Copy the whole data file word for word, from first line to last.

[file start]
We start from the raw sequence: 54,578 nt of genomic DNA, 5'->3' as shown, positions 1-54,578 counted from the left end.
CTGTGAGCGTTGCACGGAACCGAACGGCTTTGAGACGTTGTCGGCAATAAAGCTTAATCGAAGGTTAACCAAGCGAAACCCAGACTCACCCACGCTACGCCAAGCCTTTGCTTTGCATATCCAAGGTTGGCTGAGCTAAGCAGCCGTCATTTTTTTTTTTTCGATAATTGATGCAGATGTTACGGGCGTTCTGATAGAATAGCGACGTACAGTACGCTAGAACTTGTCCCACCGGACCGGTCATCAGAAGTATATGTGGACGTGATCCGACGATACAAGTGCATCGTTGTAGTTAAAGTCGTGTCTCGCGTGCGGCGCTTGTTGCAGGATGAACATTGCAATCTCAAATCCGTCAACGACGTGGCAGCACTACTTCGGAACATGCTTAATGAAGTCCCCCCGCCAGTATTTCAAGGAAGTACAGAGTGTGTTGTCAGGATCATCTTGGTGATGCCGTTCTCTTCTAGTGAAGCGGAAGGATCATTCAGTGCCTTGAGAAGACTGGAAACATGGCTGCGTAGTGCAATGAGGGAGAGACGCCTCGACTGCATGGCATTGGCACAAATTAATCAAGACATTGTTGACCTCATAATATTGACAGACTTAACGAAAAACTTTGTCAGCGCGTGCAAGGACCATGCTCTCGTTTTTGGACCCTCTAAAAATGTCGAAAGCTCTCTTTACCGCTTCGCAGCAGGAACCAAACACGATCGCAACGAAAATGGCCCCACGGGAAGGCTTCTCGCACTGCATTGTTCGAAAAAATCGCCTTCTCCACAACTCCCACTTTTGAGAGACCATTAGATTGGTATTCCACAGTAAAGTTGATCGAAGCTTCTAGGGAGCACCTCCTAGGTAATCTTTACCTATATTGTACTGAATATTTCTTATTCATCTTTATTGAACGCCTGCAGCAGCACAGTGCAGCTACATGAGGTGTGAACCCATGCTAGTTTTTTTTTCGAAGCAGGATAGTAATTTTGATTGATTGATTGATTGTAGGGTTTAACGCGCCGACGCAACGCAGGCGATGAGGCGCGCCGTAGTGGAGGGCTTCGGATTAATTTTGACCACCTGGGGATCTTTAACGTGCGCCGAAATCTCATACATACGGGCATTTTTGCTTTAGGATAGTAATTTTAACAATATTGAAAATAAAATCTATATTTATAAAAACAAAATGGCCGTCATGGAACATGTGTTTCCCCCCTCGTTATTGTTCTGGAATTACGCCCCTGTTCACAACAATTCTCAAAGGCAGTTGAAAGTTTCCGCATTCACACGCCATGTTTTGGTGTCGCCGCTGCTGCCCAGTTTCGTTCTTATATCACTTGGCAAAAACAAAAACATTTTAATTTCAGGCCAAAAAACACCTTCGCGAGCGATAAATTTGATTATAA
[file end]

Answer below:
We start from the raw sequence: 54,578 nt of genomic DNA, 5'->3' as shown, positions 1-54,578 counted from the left end.
CTGTGAGCGTTGCACGGAACCGAACGGCTTTGAGACGTTGTCGGCAATAAAGCTTAATCGAAGGTTAACCAAGCGAAACCCAGACTCACCCACGCTACGCCAAGCCTTTGCTTTGCATATCCAAGGTTGGCTGAGCTAAGCAGCCGTCATTTTTTTTTTTTCGATAATTGATGCAGATGTTACGGGCGTTCTGATAGAATAGCGACGTACAGTACGCTAGAACTTGTCCCACCGGACCGGTCATCAGAAGTATATGTGGACGTGATCCGACGATACAAGTGCATCGTTGTAGTTAAAGTCGTGTCTCGCGTGCGGCGCTTGTTGCAGGATGAACATTGCAATCTCAAATCCGTCAACGACGTGGCAGCACTACTTCGGAACATGCTTAATGAAGTCCCCCCGCCAGTATTTCAAGGAAGTACAGAGTGTGTTGTCAGGATCATCTTGGTGATGCCGTTCTCTTCTAGTGAAGCGGAAGGATCATTCAGTGCCTTGAGAAGACTGGAAACATGGCTGCGTAGTGCAATGAGGGAGAGACGCCTCGACTGCATGGCATTGGCACAAATTAATCAAGACATTGTTGACCTCATAATATTGACAGACTTAACGAAAAACTTTGTCAGCGCGTGCAAGGACCATGCTCTCGTTTTTGGACCCTCTAAAAATGTCGAAAGCTCTCTTTACCGCTTCGCAGCAGGAACCAAACACGATCGCAACGAAAATGGCCCCACGGGAAGGCTTCTCGCACTGCATTGTTCGAAAAAATCGCCTTCTCCACAACTCCCACTTTTGAGAGACCATTAGATTGGTATTCCACAGTAAAGTTGATCGAAGCTTCTAGGGAGCACCTCCTAGGTAATCTTTACCTATATTGTACTGAATATTTCTTATTCATCTTTATTGAACGCCTGCAGCAGCACAGTGCAGCTACATGAGGTGTGAACCCATGCTAGTTTTTTTTTCGAAGCAGGATAGTAATTTTGATTGATTGATTGATTGTAGGGTTTAACGCGCCGACGCAACGCAGGCGATGAGGCGCGCCGTAGTGGAGGGCTTCGGATTAATTTTGACCACCTGGGGATCTTTAACGTGCGCCGAAATCTCATACATACGGGCATTTTTGCTTTAGGATAGTAATTTTAACAATATTGAAAATAAAATCTATATTTATAAAAACAAAATGGCCGTCATGGAACATGTGTTTCCCCCCTCGTTATTGTTCTGGAATTACGCCCCTGTTCACAACAATTCTCAAAGGCAGTTGAAAGTTTCCGCATTCACACGCCATGTTTTGGTGTCGCCGCTGCTGCCCAGTTTCGTTCTTATATCACTTGGCAAAAACAAAAACATTTTAATTTCAGGCCAAAAAACACCTTCGCGAGCGATAAATTTGATTATAA